Susan Wloszczyna: The heart of Lost Girls is the connection forged by the survivors – the sorrowful sisters and guilt-ridden mothers who bond over the similar fates of their daughters. Amy Ryan is the hard-bitten engine driving this charge against simply shrugging off the disappearance of women, prostitutes or not. But the most soulful performance is given by Thomasin McKenzie as a daughter who supports her crusading mom even though her own needs are pushed aside. Read full review.

Jennifer Merin Documentary filmmaker Liz Garbus creates a strong sense of authenticity in her first fiction feature, a truth-based narrative that follows Mari Gilbert, a working class mother who insists that police untangle the mystery of what happened to her daughter, Shannan, a sex worker who disappeared after an appointment in a gated community on Long Island. Kudos to Ryan for her gutsy performance as Mari Gilbert, a real life crusader for justice.

Sandie Angulo Chen: Liz Garbus’ first narrative feature Lost Girls benefits from her documentarian’s eye: it’s based on a true story and offers ultra-realistic portrayals of working-class women fighting for the dignity of their missing (or dead) daughters, sisters, friends. Mari Gilbert (the terrific Amy Ryan) is a single mom who discovers her oldest daughter Shannan is missing after last being seen in a private Long Island beach community. No one is paying much attention, because Shannon’s just another “lost hooker.” Even after the authorities find the remains of three other missing sex workers nearby, Mari can’t get the police department to connect the dots or take her seriously. The movie also co-stars two of the best under-20 actresses around as Shannon’s grieving younger sisters: Thomasin McKenzie (Jojo Rabbit, Leave No Trace) and Oona Laurence (Southpaw, The Beguiled). Like Three Billboards Outside Ebbing, Missouri this is a film about ferocious mother who demands justice for her daughter’s life and recognition for her daughter’s humanity. A powerful and important drama.

Liz Whittemore This true-crime narrative boasts stunning performances from Amy Ryan and Thomasin McKenzie. Based on the real unsolved murder case of a group of sex workers, this film will infuriate and inspire. It touches upon class warfare, sexism, abuse, and family dynamics. Lost Girls shines a light on one mother’s unconditional love and takes the broken justice system to task. It is a heavy and tragic watch, but truly an important one.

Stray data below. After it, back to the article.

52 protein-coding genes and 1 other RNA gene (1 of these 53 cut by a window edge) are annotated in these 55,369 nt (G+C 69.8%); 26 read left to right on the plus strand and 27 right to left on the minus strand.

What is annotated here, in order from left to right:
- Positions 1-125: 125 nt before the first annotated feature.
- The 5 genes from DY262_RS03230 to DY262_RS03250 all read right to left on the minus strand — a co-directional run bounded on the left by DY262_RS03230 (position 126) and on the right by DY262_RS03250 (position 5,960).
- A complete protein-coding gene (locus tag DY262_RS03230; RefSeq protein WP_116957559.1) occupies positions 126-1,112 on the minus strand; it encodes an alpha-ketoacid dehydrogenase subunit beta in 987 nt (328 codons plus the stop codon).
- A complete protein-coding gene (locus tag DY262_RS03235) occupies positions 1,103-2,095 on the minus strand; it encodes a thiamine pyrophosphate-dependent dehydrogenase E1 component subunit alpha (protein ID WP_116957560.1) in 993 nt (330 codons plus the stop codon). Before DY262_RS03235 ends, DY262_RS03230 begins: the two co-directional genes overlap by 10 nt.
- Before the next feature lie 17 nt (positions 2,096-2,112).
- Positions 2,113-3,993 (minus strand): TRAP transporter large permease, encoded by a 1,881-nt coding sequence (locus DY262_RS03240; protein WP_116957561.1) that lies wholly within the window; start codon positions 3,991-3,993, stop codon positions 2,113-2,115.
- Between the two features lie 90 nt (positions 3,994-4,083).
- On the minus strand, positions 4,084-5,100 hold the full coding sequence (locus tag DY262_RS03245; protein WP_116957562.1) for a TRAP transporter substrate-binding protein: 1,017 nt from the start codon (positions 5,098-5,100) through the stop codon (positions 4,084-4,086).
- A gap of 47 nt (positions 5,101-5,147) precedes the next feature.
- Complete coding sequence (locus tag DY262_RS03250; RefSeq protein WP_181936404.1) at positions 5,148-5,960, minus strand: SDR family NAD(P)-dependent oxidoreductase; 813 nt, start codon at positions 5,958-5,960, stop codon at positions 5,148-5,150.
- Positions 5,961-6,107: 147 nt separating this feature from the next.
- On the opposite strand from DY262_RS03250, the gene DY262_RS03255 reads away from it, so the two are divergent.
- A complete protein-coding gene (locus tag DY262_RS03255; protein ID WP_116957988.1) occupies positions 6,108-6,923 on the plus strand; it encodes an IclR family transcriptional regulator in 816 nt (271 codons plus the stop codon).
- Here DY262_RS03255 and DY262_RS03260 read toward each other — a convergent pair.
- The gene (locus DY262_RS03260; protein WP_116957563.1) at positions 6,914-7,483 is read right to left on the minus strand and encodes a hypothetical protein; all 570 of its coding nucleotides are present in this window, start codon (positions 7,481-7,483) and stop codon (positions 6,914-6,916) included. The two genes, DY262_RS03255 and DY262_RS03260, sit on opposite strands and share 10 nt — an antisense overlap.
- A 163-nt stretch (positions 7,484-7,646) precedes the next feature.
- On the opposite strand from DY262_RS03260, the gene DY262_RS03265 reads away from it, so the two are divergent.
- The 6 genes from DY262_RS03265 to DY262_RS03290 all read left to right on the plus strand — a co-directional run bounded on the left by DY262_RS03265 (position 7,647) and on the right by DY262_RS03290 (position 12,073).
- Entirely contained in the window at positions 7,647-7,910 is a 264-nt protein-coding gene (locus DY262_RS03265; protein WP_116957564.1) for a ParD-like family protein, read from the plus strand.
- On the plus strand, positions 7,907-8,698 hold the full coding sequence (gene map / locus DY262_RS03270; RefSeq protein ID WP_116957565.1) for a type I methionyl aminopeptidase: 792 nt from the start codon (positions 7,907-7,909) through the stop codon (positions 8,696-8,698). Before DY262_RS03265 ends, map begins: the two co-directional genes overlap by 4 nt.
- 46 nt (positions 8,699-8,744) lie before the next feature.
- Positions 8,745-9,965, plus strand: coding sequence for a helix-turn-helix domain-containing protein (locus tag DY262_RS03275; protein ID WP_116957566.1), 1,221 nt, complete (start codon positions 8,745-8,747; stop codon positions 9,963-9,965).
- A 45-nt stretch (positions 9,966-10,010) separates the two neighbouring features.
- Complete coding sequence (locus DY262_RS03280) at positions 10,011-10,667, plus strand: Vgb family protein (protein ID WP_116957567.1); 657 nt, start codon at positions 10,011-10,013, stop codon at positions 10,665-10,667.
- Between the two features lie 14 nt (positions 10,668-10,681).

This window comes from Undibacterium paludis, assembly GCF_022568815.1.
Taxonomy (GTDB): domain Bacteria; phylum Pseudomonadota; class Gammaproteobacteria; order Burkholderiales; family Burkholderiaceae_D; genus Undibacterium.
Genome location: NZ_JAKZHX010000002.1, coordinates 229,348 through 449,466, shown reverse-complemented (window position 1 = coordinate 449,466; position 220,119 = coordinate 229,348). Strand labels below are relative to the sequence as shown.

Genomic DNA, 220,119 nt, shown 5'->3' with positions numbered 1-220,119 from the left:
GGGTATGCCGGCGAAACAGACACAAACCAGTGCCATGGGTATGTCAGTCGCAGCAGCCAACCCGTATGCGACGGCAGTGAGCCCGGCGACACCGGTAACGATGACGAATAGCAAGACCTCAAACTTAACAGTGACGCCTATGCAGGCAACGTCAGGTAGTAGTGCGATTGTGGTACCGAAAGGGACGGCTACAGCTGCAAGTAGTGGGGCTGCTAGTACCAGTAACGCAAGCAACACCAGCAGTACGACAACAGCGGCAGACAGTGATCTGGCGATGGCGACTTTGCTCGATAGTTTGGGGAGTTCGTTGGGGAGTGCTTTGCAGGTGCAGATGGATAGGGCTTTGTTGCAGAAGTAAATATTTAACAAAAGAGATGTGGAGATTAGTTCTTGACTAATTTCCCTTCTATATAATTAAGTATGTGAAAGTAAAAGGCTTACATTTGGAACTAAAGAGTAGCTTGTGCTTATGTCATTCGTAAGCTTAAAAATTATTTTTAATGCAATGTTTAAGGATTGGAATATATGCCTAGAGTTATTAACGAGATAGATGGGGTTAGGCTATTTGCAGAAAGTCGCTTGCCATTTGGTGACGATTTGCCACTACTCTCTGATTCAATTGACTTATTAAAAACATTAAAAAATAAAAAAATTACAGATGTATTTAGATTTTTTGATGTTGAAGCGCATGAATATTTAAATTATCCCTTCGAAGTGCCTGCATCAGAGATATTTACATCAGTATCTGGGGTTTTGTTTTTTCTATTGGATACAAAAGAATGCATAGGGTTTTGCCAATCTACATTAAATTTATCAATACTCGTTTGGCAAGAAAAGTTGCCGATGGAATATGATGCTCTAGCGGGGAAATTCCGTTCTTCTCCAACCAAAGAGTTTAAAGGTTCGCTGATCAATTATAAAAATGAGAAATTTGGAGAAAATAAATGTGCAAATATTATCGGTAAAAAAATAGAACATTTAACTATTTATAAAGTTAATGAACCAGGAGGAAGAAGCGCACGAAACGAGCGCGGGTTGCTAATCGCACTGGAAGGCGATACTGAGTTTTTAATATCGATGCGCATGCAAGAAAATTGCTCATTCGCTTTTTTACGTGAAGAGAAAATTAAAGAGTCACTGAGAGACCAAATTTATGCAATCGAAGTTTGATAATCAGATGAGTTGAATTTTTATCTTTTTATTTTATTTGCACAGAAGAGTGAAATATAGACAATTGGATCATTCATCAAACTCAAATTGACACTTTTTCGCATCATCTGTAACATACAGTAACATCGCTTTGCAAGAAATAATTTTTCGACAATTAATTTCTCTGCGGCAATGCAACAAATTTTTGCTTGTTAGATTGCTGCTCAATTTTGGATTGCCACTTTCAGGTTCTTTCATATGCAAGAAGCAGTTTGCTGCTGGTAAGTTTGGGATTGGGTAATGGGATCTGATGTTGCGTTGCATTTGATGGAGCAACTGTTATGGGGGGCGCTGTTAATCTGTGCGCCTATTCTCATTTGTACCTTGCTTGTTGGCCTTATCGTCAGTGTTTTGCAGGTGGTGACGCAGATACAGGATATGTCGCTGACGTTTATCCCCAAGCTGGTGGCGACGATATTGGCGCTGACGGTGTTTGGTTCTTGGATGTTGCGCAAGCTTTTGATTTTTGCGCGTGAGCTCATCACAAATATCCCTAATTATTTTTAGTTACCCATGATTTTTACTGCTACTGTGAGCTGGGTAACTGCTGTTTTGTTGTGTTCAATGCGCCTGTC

Title: Lost Girls

Director: Liz Garbus

Release Date: March 13, 2020

Running Time: 95 minutes

Language: English

Screenwriters: Robert Kolker, Michael Werwie

Principal Cast: Amy Ryan, Thomasin McKenzie, Gabriel Byrne

Distribution Company: Netflix



AWFJ Movie of the Week Panel Members: Sandie Angulo Chen, Marina Antunes, Nikki Baughan, Betsy Bozdech, Leslie Combemale, Pam Grady, MaryAnn Johanson, Loren King, Cate Marquis, Jennifer Merin, Nell Minow, Sheila Roberts, Liz Whittemore, Susan Wloszczyna

Previous #MOTW Selections

Other Movies Opening This Week

Edited by Jennifer Merin

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Jennifer Merin

Jennifer Merin is the Film Critic for Womens eNews and contributes the CINEMA CITIZEN blog for and is managing editor for Women on Film, the online magazine of the Alliance of Women Film Journalists, of which she is President. She has served as a regular critic and film-related interviewer for The New York Press and She has written about entertainment for USA Today, The L.A. Times, US Magazine, Ms. Magazine, Endless Vacation Magazine, Daily News, New York Post, SoHo News and other publications. After receiving her MFA from Tisch School of the Arts (Grad Acting), Jennifer performed at the O'Neill Theater Center's Playwrights Conference, Long Wharf Theater, American Place Theatre and LaMamma, where she worked with renown Japanese director, Shuji Terayama. She subsequently joined Terayama's theater company in Tokyo, where she also acted in films. Her journalism career began when she was asked to write about Terayama for The Drama Review. She became a regular contributor to the Christian Science Monitor after writing an article about Marketta Kimbrell's Theater For The Forgotten, with which she was performing at the time. She was an O'Neill Theater Center National Critics' Institute Fellow, and then became the institute's Coordinator. While teaching at the Universities of Wisconsin and Rhode Island, she wrote "A Directory of Festivals of Theater, Dance and Folklore Around the World," published by the International Theater Institute. Denmark's Odin Teatret's director, Eugenio Barba, wrote his manifesto in the form of a letter to "Dear Jennifer Merin," which has been published around the world, in languages as diverse as Farsi and Romanian. Jennifer's culturally-oriented travel column began in the LA Times in 1984, then moved to The Associated Press, LA Times Syndicate, Tribune Media, Creators Syndicate and (currently) Arcamax Publishing. She's been news writer/editor for ABC Radio Networks, on-air reporter for NBC, CBS Radio and, currently, for Westwood One's America In the Morning. She is a member of the Critics Choice Association in the Film, Documentary and TV branches and a voting member of the Black Reel Awards. For her AWFJ archive, type "Jennifer Merin" in the Search Box (upper right corner of screen).